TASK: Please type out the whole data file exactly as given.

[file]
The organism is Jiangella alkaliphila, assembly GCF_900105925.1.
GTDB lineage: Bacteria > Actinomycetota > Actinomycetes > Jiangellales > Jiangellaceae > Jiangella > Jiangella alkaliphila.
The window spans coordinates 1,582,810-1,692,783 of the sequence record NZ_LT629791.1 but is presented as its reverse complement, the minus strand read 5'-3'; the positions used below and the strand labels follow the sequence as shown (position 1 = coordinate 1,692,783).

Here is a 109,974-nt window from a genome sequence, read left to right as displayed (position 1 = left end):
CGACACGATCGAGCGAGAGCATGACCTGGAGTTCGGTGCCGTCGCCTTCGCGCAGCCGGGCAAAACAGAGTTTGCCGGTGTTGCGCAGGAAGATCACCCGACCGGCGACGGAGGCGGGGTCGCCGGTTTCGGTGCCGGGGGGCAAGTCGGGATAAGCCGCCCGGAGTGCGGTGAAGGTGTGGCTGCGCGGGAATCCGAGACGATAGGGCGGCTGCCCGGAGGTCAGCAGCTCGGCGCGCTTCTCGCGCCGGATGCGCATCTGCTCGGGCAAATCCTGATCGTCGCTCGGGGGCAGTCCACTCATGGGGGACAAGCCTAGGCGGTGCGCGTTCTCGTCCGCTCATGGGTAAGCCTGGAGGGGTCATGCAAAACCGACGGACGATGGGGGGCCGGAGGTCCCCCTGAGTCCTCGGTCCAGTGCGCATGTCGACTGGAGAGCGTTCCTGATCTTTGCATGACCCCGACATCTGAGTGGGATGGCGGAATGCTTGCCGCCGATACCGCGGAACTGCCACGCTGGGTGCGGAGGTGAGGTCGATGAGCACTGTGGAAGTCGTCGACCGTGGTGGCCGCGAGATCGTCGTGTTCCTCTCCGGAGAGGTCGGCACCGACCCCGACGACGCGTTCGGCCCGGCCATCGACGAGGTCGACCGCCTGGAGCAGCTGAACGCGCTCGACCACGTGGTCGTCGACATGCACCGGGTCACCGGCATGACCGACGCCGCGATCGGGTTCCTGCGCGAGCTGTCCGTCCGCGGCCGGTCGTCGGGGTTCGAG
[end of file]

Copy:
The organism is Jiangella alkaliphila, assembly GCF_900105925.1.
GTDB lineage: Bacteria > Actinomycetota > Actinomycetes > Jiangellales > Jiangellaceae > Jiangella > Jiangella alkaliphila.
The window spans coordinates 1,582,810-1,692,783 of the sequence record NZ_LT629791.1 but is presented as its reverse complement, the minus strand read 5'-3'; the positions used below and the strand labels follow the sequence as shown (position 1 = coordinate 1,692,783).

Here is a 109,974-nt window from a genome sequence, read left to right as displayed (position 1 = left end):
CGACACGATCGAGCGAGAGCATGACCTGGAGTTCGGTGCCGTCGCCTTCGCGCAGCCGGGCAAAACAGAGTTTGCCGGTGTTGCGCAGGAAGATCACCCGACCGGCGACGGAGGCGGGGTCGCCGGTTTCGGTGCCGGGGGGCAAGTCGGGATAAGCCGCCCGGAGTGCGGTGAAGGTGTGGCTGCGCGGGAATCCGAGACGATAGGGCGGCTGCCCGGAGGTCAGCAGCTCGGCGCGCTTCTCGCGCCGGATGCGCATCTGCTCGGGCAAATCCTGATCGTCGCTCGGGGGCAGTCCACTCATGGGGGACAAGCCTAGGCGGTGCGCGTTCTCGTCCGCTCATGGGTAAGCCTGGAGGGGTCATGCAAAACCGACGGACGATGGGGGGCCGGAGGTCCCCCTGAGTCCTCGGTCCAGTGCGCATGTCGACTGGAGAGCGTTCCTGATCTTTGCATGACCCCGACATCTGAGTGGGATGGCGGAATGCTTGCCGCCGATACCGCGGAACTGCCACGCTGGGTGCGGAGGTGAGGTCGATGAGCACTGTGGAAGTCGTCGACCGTGGTGGCCGCGAGATCGTCGTGTTCCTCTCCGGAGAGGTCGGCACCGACCCCGACGACGCGTTCGGCCCGGCCATCGACGAGGTCGACCGCCTGGAGCAGCTGAACGCGCTCGACCACGTGGTCGTCGACATGCACCGGGTCACCGGCATGACCGACGCCGCGATCGGGTTCCTGCGCGAGCTGTCCGTCCGCGGCCGGTCGTCGGGGTTCGAG